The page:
Netflix’s new series Cursed gives viewers yet another spin to the Arthurian legend. Cursed takes a historically flimsy relationship between King Arthur (Devon Terrell) and the Lady of the Lake, or Nimue (Katherine Langford) and offers something deeper. Instead of depicting Nimue as a mystical lady who simply hands over a special sword to Arthur, Netflix’s version of Nimue (and her relationship with Arthur) is more nuanced, giving them their own special story, and Nimue a lot more power in, and out of, the relationship.
The original versions left a lot to be desired, but here’s what the Arthur story looked like before Cursed flipped the script.
King Arthur & The Lady Of The Lake
First thing’s first: There have been many different versions of the story of King Arthur and his magical sword Excalibur. In one version, Arthur, the secret son of the king, proves his worthiness by extracting Excalibur from stone. In another, he depends on the help from the mysterious Lady of the Lake who gives Arthur the sword. All we really see of the Lady of the Lake is a hand that emerges from the lake and hands Arthur his blade of destiny. The most popular version of the water enchantress was written by Sir Thomas Malory in 1485 called Le Morte D’Arthur.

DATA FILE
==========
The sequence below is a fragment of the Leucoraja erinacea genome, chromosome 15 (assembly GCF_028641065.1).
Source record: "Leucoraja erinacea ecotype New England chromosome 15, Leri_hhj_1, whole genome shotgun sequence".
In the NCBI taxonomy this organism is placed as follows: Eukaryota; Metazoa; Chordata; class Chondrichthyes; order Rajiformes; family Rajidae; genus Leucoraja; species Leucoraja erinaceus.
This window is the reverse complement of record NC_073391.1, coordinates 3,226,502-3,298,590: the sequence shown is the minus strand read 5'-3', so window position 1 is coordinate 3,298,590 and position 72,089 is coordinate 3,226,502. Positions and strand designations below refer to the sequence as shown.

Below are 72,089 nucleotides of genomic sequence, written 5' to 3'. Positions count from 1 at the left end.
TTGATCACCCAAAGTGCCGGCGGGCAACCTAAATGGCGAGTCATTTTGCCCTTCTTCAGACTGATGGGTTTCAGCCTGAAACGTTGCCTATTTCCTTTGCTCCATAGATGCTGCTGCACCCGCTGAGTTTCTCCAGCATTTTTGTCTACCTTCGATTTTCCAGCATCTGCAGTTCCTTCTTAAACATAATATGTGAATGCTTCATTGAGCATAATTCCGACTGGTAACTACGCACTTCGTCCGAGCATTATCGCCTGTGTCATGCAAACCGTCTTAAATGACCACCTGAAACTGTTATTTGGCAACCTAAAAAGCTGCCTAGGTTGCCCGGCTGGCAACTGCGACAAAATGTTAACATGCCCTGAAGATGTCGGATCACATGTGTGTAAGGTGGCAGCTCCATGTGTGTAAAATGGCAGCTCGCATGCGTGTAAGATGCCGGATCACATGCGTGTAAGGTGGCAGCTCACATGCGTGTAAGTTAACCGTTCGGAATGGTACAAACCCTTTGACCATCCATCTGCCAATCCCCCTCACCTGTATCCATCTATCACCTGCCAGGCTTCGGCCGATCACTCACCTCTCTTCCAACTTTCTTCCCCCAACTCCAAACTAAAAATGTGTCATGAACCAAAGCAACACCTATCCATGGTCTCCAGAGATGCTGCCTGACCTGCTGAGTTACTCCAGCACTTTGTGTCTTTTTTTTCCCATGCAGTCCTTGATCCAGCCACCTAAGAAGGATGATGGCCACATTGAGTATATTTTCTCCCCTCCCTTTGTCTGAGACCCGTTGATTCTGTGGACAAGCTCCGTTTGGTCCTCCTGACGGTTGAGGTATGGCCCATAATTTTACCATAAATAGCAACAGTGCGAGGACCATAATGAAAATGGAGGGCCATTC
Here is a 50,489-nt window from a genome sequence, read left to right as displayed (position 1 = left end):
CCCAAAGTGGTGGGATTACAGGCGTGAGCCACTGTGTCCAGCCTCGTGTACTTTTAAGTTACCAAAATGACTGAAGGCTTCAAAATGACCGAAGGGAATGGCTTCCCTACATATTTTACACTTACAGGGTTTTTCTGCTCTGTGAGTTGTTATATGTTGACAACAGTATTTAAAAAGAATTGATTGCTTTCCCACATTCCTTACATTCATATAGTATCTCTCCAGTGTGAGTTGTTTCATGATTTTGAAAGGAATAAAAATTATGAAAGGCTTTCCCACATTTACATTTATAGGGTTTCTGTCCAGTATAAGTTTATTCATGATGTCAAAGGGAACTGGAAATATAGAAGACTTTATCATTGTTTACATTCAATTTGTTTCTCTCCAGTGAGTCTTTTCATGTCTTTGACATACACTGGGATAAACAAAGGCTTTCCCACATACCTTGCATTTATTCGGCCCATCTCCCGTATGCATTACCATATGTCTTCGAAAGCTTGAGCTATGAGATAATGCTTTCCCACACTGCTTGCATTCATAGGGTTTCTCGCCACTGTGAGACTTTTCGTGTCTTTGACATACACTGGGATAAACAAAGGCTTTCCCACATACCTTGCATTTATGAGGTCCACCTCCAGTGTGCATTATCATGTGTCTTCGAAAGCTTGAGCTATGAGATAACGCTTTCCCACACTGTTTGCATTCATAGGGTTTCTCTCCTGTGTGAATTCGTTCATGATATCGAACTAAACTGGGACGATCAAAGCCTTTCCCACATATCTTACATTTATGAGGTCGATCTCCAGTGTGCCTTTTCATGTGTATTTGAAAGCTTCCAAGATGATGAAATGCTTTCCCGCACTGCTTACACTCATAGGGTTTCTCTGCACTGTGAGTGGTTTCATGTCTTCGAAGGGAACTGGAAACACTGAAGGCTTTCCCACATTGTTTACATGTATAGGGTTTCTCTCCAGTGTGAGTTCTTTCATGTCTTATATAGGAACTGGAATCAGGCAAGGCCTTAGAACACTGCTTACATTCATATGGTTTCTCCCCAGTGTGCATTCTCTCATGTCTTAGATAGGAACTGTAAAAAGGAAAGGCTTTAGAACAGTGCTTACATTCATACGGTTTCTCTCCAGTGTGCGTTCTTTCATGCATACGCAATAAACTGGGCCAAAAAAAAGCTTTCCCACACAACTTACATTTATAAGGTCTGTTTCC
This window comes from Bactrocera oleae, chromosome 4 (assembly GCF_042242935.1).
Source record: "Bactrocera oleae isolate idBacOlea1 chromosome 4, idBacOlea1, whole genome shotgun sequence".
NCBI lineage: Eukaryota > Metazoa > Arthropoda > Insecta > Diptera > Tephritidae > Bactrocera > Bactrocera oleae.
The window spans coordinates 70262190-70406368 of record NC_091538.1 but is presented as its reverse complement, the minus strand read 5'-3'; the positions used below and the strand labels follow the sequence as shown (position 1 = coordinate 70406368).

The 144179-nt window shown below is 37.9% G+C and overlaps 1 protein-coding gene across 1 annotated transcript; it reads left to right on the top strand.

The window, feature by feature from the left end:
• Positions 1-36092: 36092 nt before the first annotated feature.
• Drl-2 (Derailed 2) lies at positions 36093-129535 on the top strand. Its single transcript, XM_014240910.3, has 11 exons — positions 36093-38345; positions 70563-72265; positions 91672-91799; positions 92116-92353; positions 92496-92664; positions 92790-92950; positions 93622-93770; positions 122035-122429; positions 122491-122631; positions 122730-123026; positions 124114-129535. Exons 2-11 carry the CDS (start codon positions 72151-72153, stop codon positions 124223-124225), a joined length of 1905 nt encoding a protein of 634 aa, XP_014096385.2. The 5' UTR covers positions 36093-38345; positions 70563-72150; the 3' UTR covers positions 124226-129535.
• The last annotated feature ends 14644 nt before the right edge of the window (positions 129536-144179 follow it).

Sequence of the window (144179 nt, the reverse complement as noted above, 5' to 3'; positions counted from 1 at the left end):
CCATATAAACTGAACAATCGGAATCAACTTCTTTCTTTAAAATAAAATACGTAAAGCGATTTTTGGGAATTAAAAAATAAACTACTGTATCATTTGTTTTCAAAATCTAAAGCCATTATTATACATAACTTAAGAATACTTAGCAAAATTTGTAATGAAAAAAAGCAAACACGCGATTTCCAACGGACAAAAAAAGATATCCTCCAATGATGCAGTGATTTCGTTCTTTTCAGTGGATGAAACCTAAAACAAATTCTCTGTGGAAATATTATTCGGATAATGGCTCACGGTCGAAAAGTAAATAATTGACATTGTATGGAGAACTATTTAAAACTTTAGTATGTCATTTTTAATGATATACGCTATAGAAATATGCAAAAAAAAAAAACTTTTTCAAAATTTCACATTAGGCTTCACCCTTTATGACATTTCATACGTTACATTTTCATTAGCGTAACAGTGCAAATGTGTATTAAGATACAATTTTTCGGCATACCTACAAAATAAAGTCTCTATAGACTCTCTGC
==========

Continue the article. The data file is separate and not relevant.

The Lady of the Lake herself has been depicted as a Celtic goddess, or a fae of the Gwagged Annwn of the lake ferries in Welsh folklore. In fact, there have been many “Ladies of the Lake” according to legend, including Morgan Le Fay. Vivien, who also went by Nineve, Nimue, or Niniane is the most renown Lady of the Lake who put Merlin under her spell. The all-mighty wizard Merlin could not help but become enchanted by Nimue, who keeps Merlin away from King Arthur, replacing Merlin and becoming Arthur’s on-call magician.
The Lady of the Lake’s character ebbs and flows throughout each retelling of the story, but the common theme is that her purposes is to serve Arthur, and in some versions, she bewitches, seduces, and enchants Merlin and eventually seals him into a tomb and leaves him to die. It’s unclear what the Lady of the Lake’s motivations are, but in most of the tales, she’s a combination of both good and evil, largely a tool to move the male characters’ stories forward.
So, before Cursed, Arthur and Nimue never had much contact beyond her giving him the sword. Giving her a romance with Arthur, and an actual backstory, is a huge change.
Arthur & His Sword Of Power
The Sword of Power, known as Excalibur in most versions of the Arthur tale, was written about as early as 1136 in Geoffrey Monmouth’s History of the Kings of Britain, when Excalibur was still called Caliburnus. Excalibur, which has popularly always been associated with Arthur, actually belonged to Sir Gawain, the son of Arthur’s sister. As legend has it, Arthur let his loyal knight Sir Gawain (who winds up being his romantic rival in Cursed ) borrow the sword, but it was eventually given back to Arthur.
To complicate matters, sometimes Excalibur is referred to as the Sword in the Stone, but in other versions, they're totally different swords. It's confusing, I know, but that’s largely because it's unclear even where the legend of the sword came from. Since it was transcribed from the 6th to 8th centuries through oral tradition, there's no calcified origin of Excalibur.